The consequences of not budgeting to your strategy (i.e., not integrating strategy and budgeting) can be pretty severe. We call it The Circle of Doom. And it begins with the development of strategy that never really gets done. I had a CEO tell me about the frustration he felt after a strategic planning retreat where he realized they had come up with the same strategy they had the year before… and the year before that – but somehow it never got done. And his company get missing the numbers because they were based on the assumption the strategy would actually get done. That’s not an unusual situation at all. Eventually the Board or investors get frustrated too… they wonder why the numbers aren’t being hit and if the strategy’s at fault.
Then there’s the people side of it. People want to feel part of something larger than themselves, and the strategy is a great way to inspire people – but only IF it actually gets executed. If it doesn’t, the organization loses confidence, people disengage and put in just enough effort to keep their jobs, something we call a compliance level of effort. They don’t really give discretionary effort. And not surprisingly, good people leave. I think this is especially true for Generation Y. If there not part of a winning team that’s making things happen, they don’t stick around for more of the same.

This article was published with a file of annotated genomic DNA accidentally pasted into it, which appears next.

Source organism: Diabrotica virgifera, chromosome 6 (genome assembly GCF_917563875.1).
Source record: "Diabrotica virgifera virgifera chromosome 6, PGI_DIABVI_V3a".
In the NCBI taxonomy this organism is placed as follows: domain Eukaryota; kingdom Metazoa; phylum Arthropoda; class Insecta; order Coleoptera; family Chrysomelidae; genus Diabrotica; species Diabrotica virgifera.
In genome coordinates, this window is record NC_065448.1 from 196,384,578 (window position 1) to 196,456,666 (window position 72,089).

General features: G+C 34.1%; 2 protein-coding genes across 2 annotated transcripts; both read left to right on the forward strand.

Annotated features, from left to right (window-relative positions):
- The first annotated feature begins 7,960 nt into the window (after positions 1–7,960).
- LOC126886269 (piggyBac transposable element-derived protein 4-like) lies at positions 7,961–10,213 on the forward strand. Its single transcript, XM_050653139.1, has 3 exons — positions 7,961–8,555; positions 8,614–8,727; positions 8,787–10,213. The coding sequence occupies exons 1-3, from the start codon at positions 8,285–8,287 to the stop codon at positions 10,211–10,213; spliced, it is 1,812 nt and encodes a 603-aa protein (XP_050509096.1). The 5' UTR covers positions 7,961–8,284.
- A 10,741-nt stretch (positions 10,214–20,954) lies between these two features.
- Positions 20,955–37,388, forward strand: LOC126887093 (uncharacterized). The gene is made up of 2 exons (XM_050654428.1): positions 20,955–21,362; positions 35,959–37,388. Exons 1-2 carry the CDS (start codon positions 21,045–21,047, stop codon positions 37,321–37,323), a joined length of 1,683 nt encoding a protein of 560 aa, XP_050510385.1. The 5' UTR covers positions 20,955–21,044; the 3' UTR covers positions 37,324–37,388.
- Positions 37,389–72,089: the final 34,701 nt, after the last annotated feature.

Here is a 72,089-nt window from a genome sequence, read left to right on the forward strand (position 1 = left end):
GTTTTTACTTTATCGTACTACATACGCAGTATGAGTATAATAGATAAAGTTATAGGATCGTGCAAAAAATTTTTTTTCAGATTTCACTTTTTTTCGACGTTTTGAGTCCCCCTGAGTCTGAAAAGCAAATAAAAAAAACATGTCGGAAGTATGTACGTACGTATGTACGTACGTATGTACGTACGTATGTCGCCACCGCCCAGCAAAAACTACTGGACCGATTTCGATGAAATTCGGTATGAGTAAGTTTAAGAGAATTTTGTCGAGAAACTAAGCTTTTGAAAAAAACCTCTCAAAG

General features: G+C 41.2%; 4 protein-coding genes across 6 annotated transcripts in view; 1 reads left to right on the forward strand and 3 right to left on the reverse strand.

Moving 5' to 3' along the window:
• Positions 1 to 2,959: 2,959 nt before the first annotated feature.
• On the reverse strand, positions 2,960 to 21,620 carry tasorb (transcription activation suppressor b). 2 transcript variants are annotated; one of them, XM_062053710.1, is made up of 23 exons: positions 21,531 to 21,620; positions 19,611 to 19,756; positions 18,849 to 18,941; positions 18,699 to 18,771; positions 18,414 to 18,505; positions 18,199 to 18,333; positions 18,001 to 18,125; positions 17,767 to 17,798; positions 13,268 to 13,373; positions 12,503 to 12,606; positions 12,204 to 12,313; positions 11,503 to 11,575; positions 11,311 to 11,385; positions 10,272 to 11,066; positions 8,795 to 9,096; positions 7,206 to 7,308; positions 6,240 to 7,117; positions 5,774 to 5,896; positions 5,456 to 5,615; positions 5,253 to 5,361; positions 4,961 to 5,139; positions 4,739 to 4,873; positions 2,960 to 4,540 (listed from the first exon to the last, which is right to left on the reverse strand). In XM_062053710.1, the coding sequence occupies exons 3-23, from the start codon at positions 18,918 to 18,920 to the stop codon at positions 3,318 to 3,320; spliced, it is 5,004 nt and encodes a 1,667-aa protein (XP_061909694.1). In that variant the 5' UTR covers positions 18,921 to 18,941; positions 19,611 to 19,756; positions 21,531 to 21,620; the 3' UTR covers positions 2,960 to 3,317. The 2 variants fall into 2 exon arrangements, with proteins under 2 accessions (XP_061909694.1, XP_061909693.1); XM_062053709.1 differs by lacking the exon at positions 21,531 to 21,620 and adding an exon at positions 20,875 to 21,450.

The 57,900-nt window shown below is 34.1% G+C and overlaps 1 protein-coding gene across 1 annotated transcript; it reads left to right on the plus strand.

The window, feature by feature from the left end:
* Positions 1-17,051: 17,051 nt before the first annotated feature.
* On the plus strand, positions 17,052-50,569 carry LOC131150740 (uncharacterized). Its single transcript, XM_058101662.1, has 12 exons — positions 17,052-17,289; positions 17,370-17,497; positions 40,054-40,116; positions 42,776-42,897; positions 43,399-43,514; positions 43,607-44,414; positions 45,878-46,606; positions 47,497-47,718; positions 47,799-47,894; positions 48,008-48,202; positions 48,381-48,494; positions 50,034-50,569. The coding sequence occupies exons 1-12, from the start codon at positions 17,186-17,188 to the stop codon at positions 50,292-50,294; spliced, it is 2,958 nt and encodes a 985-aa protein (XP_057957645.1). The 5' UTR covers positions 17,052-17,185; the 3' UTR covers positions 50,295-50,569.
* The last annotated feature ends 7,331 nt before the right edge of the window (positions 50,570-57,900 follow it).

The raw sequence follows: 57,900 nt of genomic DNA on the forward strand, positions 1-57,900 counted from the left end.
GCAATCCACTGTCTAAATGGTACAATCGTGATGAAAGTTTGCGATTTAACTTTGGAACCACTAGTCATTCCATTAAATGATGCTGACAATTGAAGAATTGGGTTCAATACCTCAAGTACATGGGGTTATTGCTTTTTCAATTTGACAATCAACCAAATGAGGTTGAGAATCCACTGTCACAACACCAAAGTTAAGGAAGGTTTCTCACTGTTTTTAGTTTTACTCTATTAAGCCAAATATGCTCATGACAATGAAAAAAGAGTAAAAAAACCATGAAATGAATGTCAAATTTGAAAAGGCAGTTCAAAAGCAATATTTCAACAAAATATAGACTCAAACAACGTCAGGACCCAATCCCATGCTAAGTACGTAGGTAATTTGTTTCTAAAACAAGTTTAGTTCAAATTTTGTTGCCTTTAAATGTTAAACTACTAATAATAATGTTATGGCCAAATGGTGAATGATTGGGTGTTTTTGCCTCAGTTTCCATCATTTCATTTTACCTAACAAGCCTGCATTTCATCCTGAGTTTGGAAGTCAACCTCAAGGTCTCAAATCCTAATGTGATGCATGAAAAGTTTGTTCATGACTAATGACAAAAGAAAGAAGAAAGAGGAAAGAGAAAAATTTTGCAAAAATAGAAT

And eventually, if the strategy misses become a pattern, the stock price declines – or in the case of non-profits — giving goes down. Morale becomes a real problem, and eventually the layoffs come.
The bottom line is there’s a lot at stake here in having your financial plan support your strategy. So how can we make that happen? That’s the subject of a future blog series.